There comes the time when your general doctor refers you to a specialist. Even if the specialist is stellar, you need to make sure you have all your administrative ducks in a row so your appointment can go smoothly, hopefully without surprises.
Do call the specialist’s office as soon as possible to make an appointment. And when you are on the phone, verify that the specialist is, indeed, the type of doctor you need to see. It sounds like a no-brainer, but just recently, I was referred to an orthopedic surgeon for a stress fracture. The problem was, he wasn’t an orthopedic surgeon. Had I not asked the crucial question, “This doctor is an orthopedic surgeon, right?” I would’ve wasted an appointment seeing a specialist I wasn’t supposed to see.
If you have an HMO, do make sure you have a written and/or electronic referral ahead of your appointment date. Do call the general physician’s office and the specialist’s office to ensure the referral went through. I once spent a frantic hour on the phone with my general doctor’s office because they forgot to write the referral, and I hadn’t followed up with them before the appointment. I did get in to see the specialist, but only after an agonizing experience on the phone with my doctor’s administrators.
If the specialist will be evaluating X-rays, labs, etc., make sure the test results are at his/her office before your appointment. I can’t tell you how many times my mammogram results and films that were supposed to be delivered to my surgeon for my followup appointments were not delivered. It made for a weird experience, having a surgeon without the most updated records and him having to wait a few days after our appointment for them to arrive and then have to call me with the results. As a patient who had had breast cancer, these were a heart-wrenching few days. Luckily, with electronic results, doctors can hopefully access labs online immediately. According to the specialist’s office, the doctor I will be seeing on Monday can access my X-rays online. This should take the stress out of ensuring they are physically delivered.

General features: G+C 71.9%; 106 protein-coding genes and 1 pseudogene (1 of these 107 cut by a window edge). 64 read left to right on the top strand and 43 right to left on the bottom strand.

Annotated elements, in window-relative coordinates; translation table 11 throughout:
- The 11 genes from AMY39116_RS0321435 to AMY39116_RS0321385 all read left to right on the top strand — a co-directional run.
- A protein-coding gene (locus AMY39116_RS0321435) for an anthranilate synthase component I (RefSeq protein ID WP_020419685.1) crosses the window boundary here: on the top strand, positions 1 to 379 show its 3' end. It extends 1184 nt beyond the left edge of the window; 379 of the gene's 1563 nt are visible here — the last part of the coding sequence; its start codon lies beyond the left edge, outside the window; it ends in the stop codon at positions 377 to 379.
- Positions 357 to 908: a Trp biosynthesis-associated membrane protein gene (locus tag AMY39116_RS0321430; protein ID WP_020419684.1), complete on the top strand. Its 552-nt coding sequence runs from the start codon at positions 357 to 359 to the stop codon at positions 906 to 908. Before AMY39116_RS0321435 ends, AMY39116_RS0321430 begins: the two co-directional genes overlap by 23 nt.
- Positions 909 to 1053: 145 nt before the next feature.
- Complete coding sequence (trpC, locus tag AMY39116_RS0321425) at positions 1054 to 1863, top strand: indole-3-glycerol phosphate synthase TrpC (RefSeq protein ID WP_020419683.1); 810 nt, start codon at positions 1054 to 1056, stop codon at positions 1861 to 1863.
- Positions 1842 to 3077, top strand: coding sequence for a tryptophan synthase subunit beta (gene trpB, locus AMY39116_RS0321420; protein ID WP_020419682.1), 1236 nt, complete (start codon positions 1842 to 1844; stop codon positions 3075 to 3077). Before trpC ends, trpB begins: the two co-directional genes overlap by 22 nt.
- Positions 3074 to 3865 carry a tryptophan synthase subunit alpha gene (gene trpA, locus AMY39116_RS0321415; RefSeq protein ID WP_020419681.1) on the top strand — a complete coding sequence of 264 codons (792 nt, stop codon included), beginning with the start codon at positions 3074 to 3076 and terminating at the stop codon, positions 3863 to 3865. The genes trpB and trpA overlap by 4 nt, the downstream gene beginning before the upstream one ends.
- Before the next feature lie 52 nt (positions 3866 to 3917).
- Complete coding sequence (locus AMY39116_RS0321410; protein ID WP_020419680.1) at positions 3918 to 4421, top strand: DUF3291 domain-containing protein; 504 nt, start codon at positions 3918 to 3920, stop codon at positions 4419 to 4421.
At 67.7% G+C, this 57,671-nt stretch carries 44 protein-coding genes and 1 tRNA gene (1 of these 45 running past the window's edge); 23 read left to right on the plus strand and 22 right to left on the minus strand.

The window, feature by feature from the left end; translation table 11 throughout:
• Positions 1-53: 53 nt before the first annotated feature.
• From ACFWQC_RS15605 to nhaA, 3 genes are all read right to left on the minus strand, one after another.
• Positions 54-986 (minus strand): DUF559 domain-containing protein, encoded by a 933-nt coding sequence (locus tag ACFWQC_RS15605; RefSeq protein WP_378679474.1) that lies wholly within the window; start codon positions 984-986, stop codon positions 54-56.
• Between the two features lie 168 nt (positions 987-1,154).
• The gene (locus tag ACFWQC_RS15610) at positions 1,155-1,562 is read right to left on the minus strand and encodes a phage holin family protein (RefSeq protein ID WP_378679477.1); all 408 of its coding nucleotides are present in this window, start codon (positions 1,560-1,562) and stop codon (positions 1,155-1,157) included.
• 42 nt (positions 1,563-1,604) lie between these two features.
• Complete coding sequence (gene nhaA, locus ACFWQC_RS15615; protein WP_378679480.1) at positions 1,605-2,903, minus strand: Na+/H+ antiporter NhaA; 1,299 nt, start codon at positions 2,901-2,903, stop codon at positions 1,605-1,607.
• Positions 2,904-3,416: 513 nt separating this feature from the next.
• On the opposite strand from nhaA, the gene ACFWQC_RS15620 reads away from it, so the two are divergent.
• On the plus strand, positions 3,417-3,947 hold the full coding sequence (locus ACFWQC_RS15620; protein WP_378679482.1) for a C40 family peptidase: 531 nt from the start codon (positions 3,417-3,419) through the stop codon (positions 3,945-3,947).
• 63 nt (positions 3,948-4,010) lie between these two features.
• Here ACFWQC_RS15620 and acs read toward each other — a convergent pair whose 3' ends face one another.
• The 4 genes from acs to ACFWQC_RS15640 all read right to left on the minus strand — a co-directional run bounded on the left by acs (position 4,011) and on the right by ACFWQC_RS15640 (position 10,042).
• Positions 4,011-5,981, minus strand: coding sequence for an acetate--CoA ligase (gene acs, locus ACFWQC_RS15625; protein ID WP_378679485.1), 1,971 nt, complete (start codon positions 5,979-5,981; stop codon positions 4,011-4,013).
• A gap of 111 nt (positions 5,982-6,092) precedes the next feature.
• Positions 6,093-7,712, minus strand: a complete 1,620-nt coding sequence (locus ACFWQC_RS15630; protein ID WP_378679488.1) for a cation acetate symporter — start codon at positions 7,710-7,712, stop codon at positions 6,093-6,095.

On the other hand, if there’s a snafu, nobody in that office will be happy. I’ll see to that.
Don’t be complacent, passive, or scared to speak up. Make all your arrangements before your appointment to increase the odds of your exam going smoothly.
Have you ever had a bad experience with the administrative side of seeing a specialist? Do you have any advice to share with readers? Please share your nightmare stories and/or advice. (If they are medical mishaps, they are guaranteed to be nightmares.)
This posting is an excerpt from my upcoming book, Calling the Shots: Coaching Your Way Through the Medical System. To obtain these excerpts regularly, please subscribe to this blog by clicking the orange subscribe button. I am a professional writer and have published numerous academic and magazine articles, as well as an essay on my breast cancer experience in the anthology Voices of Breast Cancer by LaChance Publishing. I can be contacted at firstname.lastname@example.org and email@example.com.